The main goal of a Six Sigma implementation will vary from company to company. Of course every business wants to achieve better results by implementing Six Sigma, but how they do that will vary. No two implementations will be the same, even if on the surface, the tools and terminology are consistent.
Remember that Six Sigma is a quality improvement methodology that focuses on improving process outputs by reducing variation. Each company will have it’s own processes run by it’s own unique group of employees. Therefore the problems faced by the company will also be unique, even if they can be categorised into common themes such as the 4Ms (Man, Method, Machine and Material).
For instance, a manufacturing company will face different challenges to a company that deals with transactional processes.
So if you were to look at a cross-section of Six Sigma programmes in different organisations, you might find the DMAIC process being used in most. You might also see common tools from the Six Sigma toolbox and common roles such as black belts being used to run projects. However, it’s highly unlikely that every implementation of Six Sigma will be the same.
So if the implementation varies from one business to the next, why might so many companies be keen to implement Six Sigma? What purpose do they hope to achieve? What is their main goal?
What is the main goal of a Six Sigma implementation?
A review of the literature shows that there are 3 possible main goals of a six sigma implementation:
- Business transformation
- Strategic improvement
- Problem solving
~ (PANDE et al., 2000)
The first possible goal for a Six Sigma implementation is business transformation. This is the most demanding of the three goals we are going to consider. When a company sets out to achieve business transformation, they aim to fundamentally change the way that they do business. Obviously this can be a risky proposition, but it’s not something any business would enter into lightly. It’s more likely that a significant shift in the marketplace or external factors have created the burning platform to necessitate the change.
In such an instance, Six Sigma becomes a vehicle to implement cultural change. With the change in business comes new roles, new tools and new language. There is an expectation of new behaviours and new ways of doing things to be learned. This doesn’t happen overnight. During times of business transformation, companies rely on change agents such as black belts to guide other employees through the transition.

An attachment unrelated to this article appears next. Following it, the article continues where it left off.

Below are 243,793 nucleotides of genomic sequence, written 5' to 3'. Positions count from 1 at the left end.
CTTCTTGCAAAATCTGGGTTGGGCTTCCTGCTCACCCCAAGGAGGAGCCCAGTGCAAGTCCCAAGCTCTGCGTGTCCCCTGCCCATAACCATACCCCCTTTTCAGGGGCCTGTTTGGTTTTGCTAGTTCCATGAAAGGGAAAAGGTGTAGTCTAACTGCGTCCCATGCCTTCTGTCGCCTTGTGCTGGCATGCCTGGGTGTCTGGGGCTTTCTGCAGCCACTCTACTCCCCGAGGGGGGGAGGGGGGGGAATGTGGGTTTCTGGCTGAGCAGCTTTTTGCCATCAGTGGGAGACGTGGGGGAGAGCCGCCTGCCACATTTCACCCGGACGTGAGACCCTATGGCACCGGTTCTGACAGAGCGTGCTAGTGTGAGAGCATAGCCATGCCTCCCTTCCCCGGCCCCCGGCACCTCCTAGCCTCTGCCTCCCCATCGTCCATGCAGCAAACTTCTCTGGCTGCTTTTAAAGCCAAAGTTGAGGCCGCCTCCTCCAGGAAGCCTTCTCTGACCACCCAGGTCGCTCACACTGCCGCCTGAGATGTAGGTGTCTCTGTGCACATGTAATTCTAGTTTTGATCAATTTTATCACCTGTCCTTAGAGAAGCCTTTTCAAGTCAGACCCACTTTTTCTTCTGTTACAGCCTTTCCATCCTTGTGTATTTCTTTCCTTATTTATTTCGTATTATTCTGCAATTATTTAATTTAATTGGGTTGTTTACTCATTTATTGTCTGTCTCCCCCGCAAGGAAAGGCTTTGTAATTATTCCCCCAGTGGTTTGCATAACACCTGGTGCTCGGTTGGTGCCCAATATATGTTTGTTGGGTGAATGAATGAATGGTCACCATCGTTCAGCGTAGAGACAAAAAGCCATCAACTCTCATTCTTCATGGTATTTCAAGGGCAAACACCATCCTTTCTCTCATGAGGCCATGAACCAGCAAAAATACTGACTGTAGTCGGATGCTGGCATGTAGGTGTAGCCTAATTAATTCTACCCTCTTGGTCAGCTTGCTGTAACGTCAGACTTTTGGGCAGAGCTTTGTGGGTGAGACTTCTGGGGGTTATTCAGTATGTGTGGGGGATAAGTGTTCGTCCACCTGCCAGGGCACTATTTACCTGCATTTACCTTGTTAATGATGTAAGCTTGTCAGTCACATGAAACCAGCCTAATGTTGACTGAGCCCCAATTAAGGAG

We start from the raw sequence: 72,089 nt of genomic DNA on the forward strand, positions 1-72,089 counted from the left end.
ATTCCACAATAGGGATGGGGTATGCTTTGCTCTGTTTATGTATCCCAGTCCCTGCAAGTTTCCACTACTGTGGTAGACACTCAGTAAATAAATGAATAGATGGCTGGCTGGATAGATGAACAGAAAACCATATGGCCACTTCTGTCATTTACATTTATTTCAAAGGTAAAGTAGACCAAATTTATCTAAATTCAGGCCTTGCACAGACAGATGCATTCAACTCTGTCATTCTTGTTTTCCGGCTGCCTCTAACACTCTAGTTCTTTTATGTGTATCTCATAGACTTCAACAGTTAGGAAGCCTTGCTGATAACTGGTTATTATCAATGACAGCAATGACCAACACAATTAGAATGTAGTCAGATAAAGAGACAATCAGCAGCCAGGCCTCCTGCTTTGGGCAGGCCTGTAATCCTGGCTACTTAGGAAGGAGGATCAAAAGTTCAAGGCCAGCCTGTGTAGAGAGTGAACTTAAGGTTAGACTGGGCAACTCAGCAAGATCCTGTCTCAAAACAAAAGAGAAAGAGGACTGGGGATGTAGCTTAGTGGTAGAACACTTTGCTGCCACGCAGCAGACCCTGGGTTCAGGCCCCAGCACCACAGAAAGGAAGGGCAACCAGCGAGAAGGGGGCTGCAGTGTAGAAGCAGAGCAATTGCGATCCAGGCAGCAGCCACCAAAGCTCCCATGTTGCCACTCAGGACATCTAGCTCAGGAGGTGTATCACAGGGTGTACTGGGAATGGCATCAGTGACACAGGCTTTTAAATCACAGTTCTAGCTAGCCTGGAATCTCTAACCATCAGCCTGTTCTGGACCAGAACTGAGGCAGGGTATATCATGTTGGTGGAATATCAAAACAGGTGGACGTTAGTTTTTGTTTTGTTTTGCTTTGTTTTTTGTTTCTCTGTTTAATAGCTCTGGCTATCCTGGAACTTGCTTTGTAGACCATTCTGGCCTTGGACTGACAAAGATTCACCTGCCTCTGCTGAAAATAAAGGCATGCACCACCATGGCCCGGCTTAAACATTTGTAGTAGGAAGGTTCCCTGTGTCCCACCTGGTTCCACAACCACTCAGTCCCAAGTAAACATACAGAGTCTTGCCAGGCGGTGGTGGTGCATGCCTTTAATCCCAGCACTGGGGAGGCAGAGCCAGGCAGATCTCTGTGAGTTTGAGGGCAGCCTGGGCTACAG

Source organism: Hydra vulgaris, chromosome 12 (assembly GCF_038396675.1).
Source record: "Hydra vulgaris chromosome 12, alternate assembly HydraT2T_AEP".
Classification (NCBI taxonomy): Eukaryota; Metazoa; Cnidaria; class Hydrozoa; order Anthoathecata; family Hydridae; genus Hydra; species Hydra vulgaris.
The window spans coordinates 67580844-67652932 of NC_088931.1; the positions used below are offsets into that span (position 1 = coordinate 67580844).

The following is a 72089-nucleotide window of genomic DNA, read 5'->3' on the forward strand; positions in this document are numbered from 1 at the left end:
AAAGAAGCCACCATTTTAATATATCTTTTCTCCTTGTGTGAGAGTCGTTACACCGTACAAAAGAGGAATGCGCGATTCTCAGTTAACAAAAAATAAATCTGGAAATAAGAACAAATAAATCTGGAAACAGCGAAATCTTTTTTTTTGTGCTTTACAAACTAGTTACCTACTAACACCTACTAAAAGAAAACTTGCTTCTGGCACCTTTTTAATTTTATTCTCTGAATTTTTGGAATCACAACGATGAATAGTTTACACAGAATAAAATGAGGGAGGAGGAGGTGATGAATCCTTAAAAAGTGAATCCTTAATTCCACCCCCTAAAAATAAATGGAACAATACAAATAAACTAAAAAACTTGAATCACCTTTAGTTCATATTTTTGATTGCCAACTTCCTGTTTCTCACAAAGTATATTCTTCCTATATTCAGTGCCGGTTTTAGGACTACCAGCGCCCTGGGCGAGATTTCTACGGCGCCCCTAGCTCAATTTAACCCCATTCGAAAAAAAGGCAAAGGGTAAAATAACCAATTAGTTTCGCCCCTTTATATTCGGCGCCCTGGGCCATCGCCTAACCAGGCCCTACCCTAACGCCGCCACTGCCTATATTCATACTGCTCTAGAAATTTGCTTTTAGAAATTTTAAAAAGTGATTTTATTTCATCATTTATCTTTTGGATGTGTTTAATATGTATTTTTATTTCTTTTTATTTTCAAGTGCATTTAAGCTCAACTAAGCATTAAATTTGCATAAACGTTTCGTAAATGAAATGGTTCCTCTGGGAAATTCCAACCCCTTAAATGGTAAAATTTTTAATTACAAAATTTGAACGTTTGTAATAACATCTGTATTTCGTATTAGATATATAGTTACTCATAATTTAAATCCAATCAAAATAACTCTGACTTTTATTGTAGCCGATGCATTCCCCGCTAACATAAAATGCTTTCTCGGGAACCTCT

Six Sigma is also an effective way to manage the risk of transformation. Many implementations involve a business risk management process, where potential risks are identified, assessed and managed.
Another main goal of a Six Sigma implementation is strategic improvement. This is less encompassing than business transformation. It is still however a significant undertaking as it involves reengineering the way one part of the business works. Typically a company will have identified one particular area that is causing problems for the rest of the business. It could be in one particular department such as supply chain, design or logistics. Alternatively, it might be a particular process that covers multiple departments such as new product introduction.
Whatever the strategic area is, the company will have identified a problem that needs to be resolved, or identified an opportunity for improvement. In these instances, Six Sigma is the methodology used to make the necessary improvement. It’s at this level that the DMAIC process is sometimes replaced by an alternative such as DMEDI or DFSS.
DMAIC is normally used to fix a problem with an existing process. However with strategic improvement the company is not looking for small scale improvements. They are looking for a new process. This is where DMEDI or DFSS are applicable.
DMEDI is an acronym that stands for:
DFSS is an acronym that stands for Design For Six Sigma.
The main goal of a DMEDI or DFSS project is to develop a new process that meets the critical customer requirements from the start.
If neither of the above options are the reason for rolling out Six Sigma at a company, then it is likely their main goal is problem solving.
This is much more of a tactical implementation using Six Sigma tools and statistical methods to fix specific manufacturing problems or process lead times. This is where Six Sigma draws on it’s rich history of quality improvement tools to reduce the variation in a specific process output. The team will spend much of it’s time measuring and analysing data to truly understand how the process works. This will enable them to improve the input and process variables to control the output consistently. This is also the type of implementation that draws on lean manufacturing tools in a hybrid lean six sigma approach.
It’s much more of a hands on implementation of Six Sigma than either a business transformation or a strategic improvement initiative.
In summary, there is no right or wrong answer for which of the three options is the best. It depends entirely on the company, their current performance and the level of change they require. Six Sigma is a versatile methodology, equally suitable for large scale business transformation and small scale technical problem solving. Whether or not a company meets the main goal of a six sigma implementation will depend on how well it embeds these critical success factors.